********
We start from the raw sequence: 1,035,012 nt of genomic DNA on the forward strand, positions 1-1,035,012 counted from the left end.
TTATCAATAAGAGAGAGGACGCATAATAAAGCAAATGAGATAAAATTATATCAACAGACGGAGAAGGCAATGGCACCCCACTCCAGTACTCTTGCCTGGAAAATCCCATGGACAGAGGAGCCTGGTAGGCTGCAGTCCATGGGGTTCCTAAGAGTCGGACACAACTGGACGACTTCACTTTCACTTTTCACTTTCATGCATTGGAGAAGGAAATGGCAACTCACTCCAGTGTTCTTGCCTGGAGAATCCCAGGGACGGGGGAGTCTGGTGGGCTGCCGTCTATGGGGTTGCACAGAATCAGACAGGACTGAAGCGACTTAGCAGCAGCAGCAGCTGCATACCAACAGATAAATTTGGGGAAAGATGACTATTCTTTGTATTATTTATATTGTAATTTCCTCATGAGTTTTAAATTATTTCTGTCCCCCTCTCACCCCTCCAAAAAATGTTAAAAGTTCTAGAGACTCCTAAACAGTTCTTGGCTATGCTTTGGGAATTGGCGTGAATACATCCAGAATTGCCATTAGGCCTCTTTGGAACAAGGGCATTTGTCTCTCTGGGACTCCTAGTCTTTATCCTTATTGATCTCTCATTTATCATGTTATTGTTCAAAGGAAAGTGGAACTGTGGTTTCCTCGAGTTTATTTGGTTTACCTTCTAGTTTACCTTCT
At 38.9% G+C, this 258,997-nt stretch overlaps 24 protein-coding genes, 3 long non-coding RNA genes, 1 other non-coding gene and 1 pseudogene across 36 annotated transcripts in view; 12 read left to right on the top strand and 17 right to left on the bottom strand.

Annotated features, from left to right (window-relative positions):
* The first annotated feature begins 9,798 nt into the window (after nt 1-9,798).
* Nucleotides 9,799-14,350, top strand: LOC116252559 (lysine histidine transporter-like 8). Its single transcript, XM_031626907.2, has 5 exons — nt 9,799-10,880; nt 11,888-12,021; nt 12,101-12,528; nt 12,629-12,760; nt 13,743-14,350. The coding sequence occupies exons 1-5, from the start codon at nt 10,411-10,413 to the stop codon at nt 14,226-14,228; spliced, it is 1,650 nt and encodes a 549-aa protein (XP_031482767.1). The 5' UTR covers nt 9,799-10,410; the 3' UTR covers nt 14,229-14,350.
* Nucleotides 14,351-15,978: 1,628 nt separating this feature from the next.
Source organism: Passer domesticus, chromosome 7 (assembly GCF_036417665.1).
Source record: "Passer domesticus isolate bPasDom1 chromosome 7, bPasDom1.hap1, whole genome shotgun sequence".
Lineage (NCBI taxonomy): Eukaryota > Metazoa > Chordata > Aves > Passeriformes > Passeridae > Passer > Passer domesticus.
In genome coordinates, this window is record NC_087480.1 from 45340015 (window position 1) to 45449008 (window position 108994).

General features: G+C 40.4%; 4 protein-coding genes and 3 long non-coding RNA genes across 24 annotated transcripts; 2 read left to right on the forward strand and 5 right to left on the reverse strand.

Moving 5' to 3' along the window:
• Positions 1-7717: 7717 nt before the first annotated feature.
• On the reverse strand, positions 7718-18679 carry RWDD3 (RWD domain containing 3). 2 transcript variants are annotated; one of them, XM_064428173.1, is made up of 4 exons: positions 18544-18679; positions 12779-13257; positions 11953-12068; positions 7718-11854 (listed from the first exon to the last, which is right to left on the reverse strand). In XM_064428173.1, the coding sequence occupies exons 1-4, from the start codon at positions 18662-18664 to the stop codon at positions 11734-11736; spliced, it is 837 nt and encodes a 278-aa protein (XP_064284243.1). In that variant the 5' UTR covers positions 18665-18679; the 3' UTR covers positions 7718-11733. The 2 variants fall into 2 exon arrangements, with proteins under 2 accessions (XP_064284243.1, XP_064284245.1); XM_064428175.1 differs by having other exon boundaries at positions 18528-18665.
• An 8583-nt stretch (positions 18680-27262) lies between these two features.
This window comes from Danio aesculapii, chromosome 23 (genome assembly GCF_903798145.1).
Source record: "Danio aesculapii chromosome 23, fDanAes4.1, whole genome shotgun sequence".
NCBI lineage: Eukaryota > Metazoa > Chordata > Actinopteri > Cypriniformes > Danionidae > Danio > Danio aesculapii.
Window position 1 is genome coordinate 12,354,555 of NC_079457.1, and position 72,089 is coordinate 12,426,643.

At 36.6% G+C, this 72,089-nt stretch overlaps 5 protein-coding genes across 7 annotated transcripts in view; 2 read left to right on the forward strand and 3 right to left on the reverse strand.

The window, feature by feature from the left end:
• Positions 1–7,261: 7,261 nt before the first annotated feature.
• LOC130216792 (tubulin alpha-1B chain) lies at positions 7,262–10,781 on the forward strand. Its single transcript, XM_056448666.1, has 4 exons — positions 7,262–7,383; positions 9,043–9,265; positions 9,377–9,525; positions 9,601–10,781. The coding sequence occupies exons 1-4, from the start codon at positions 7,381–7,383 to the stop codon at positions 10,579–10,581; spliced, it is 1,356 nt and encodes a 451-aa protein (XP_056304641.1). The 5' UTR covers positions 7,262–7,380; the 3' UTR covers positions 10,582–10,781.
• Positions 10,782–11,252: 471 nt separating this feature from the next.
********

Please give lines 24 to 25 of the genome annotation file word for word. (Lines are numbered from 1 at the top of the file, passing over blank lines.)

• LOC130216792 (tubulin alpha-1B chain) lies at positions 7,262–10,781 on the forward strand. Its single transcript, XM_056448666.1, has 4 exons — positions 7,262–7,383; positions 9,043–9,265; positions 9,377–9,525; positions 9,601–10,781. The coding sequence occupies exons 1-4, from the start codon at positions 7,381–7,383 to the stop codon at positions 10,579–10,581; spliced, it is 1,356 nt and encodes a 451-aa protein (XP_056304641.1). The 5' UTR covers positions 7,262–7,380; the 3' UTR covers positions 10,582–10,781.
• Positions 10,782–11,252: 471 nt separating this feature from the next.